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How to Trade on News of Slowing Asian Growth

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The Asian Development Bank (ADB) announced on Wednesday that it expected slower economic growth for Asian economies than it had predicted earlier this year.

The Asian Development Bank forecast growth for Asia (excluding Japan) of 7.5 percent in both 2011 and 2012, which was down slightly from its previous forecast of 7.8 growth for 2011 and 7.7 percent for 2012. Although the growth figures were down, they were still much higher than in the developed economies of Japan, the United States and Europe.

While most Western economies are struggling, Asian economies continue to grow at levels unheard of in the West. Although the troubles that Western economies are dealing with have caused Asian economies to grow at a slower rate, the region's countries are trading more amongst themselves and promoting more domestic demand. This should allow them to continue growing rapidly compared to their Western trading partners.

However, the Asian Development Bank did warn that a default by Greece could hit Asia's export-driven economies particularly hard. The ADB's 7.5 percent growth figures did not include the possibility of a Greek default. If a Greek default were to occur, the Asian Development Bank said that the rapidly growing Asian economies could suffer.

There are a number of ways to trade on the Asian Development Bank's report that Asian economies are growing slower than expected.

Although news of an economic slowdown is usually bad, the Asian economies are still growing at a brisk pace. The slowing pace of growth could actually relieve some of the inflationary pressure being felt across the region. This could give the countries' central bankers more options in the event of a default by Greece or one of the other troubled eurozone countries.

With economies that are expected to grow 7.5 percent over the next two years, Asian equities could be an attractive investment sector. Whether or not Greece defaults, the United States and Europe will struggle with growth. On the other hand, it looks like in the long run Asian economies will do relatively well compared to their Western trading partners regardless of what happens to Greece.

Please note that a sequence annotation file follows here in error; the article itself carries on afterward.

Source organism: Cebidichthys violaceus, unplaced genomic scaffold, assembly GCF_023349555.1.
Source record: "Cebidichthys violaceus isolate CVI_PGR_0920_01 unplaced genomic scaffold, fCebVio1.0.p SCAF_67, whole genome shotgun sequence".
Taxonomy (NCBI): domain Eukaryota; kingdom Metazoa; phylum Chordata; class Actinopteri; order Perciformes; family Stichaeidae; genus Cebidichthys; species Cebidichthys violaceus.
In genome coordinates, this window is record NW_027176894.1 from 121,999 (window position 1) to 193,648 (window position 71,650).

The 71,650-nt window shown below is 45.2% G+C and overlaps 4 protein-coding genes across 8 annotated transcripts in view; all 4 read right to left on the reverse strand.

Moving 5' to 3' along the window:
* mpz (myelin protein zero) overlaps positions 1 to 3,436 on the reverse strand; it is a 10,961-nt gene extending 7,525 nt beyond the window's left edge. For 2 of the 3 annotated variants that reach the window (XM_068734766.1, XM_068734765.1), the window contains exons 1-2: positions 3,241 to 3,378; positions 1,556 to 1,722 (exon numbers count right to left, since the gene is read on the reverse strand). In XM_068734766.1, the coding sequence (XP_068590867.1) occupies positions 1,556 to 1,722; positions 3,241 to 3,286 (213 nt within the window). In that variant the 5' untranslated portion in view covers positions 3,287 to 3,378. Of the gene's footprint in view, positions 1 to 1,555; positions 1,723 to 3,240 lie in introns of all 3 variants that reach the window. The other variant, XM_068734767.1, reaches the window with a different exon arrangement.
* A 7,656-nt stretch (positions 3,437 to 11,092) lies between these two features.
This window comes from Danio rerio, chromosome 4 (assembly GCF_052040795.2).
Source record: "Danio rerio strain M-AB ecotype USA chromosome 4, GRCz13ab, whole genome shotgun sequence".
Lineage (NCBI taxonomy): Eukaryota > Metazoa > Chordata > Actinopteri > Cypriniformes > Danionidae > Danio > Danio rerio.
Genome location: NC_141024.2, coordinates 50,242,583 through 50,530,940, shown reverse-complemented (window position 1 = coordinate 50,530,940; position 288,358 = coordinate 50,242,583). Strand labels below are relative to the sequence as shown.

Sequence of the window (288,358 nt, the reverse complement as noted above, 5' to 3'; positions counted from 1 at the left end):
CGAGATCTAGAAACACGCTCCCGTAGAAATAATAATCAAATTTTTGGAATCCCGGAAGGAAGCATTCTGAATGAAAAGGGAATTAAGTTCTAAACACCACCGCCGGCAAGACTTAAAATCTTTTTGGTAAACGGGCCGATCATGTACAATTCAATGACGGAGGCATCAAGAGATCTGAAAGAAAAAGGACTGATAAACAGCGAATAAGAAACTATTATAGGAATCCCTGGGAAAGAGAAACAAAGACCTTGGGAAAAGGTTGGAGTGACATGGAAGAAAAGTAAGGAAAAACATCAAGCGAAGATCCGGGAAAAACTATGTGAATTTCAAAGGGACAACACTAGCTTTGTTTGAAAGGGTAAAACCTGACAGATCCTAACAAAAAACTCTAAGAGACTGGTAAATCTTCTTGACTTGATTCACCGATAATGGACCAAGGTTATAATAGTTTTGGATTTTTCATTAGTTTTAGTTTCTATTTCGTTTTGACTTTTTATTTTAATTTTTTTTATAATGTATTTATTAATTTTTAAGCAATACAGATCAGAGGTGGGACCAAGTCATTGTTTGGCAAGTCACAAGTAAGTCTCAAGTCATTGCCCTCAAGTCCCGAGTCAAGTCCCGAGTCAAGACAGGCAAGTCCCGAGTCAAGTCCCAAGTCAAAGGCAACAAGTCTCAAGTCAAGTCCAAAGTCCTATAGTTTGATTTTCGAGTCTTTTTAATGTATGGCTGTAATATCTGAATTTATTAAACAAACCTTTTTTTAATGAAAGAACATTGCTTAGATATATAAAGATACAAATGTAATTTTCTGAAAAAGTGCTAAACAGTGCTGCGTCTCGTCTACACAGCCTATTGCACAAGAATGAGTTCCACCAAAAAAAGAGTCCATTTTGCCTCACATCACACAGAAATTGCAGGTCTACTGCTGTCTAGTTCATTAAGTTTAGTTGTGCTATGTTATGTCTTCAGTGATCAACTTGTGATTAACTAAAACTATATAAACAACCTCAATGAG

There are a number of options worth considering if one wants to profit from Asia's rapid economic growth. The iShares MSCI South Korea Index (NYSE: EWY), iShares FTSE China 25 Index Fund (NYSE: FXI) and the iShares MSCI Taiwan Index Fund (NYSE: EWT) ETFs allow investors to buy a wide range of leading companies in each of the ETF's respective countries. There's also the iShares MSCI All Country Asia ex Japan Index (Nasdaq: AAXJ) ETF for investors who want to buy a single security that gives them exposure to companies from across the entire region.

Still, a default by Greece is looking more and more likely and the Asian Development Bank did say that a Greek default could do a lot of harm to Asian economies. Asian stocks have dropped lower repeatedly this year whenever there was talk of possible American or European defaults. Investors who feel that Asian stocks will be headed for a fall after a soon to come Greek default should consider the ProShares Short FTSE China 25 (NYSE: YXI) or the ProShares Ultrashort FTSE China 25 (NYSE: FXP) ETFs. If a Greek default sends Asian shares plummeting, these ETFs should climb higher.

Posted-In: Long Ideas News Sector ETFs Short Ideas Specialty ETFs Emerging Market ETFs Events Global Best of Benzinga

 

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